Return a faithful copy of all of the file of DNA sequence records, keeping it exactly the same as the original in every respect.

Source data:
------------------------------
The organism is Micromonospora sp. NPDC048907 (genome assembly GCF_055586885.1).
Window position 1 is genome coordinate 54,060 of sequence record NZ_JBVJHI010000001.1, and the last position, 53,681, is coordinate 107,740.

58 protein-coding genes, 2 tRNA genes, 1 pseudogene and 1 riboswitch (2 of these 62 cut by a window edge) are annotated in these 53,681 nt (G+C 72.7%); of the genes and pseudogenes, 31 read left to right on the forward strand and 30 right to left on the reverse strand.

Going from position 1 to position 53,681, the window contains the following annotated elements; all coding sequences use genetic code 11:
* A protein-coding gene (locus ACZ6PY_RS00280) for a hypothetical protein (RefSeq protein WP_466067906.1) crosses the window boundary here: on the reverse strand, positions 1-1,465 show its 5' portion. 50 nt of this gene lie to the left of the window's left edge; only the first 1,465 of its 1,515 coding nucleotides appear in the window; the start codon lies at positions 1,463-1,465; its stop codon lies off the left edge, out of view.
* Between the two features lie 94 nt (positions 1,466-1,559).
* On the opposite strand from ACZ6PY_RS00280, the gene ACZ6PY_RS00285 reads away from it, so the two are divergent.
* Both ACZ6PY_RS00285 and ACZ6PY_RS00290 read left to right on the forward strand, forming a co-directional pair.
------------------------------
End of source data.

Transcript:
The organism is Micromonospora sp. NPDC048907 (genome assembly GCF_055586885.1).
Window position 1 is genome coordinate 54,060 of sequence record NZ_JBVJHI010000001.1, and the last position, 53,681, is coordinate 107,740.

58 protein-coding genes, 2 tRNA genes, 1 pseudogene and 1 riboswitch (2 of these 62 cut by a window edge) are annotated in these 53,681 nt (G+C 72.7%); of the genes and pseudogenes, 31 read left to right on the forward strand and 30 right to left on the reverse strand.

Going from position 1 to position 53,681, the window contains the following annotated elements; all coding sequences use genetic code 11:
* A protein-coding gene (locus ACZ6PY_RS00280) for a hypothetical protein (RefSeq protein WP_466067906.1) crosses the window boundary here: on the reverse strand, positions 1-1,465 show its 5' portion. 50 nt of this gene lie to the left of the window's left edge; only the first 1,465 of its 1,515 coding nucleotides appear in the window; the start codon lies at positions 1,463-1,465; its stop codon lies off the left edge, out of view.
* Between the two features lie 94 nt (positions 1,466-1,559).
* On the opposite strand from ACZ6PY_RS00280, the gene ACZ6PY_RS00285 reads away from it, so the two are divergent.
* Both ACZ6PY_RS00285 and ACZ6PY_RS00290 read left to right on the forward strand, forming a co-directional pair.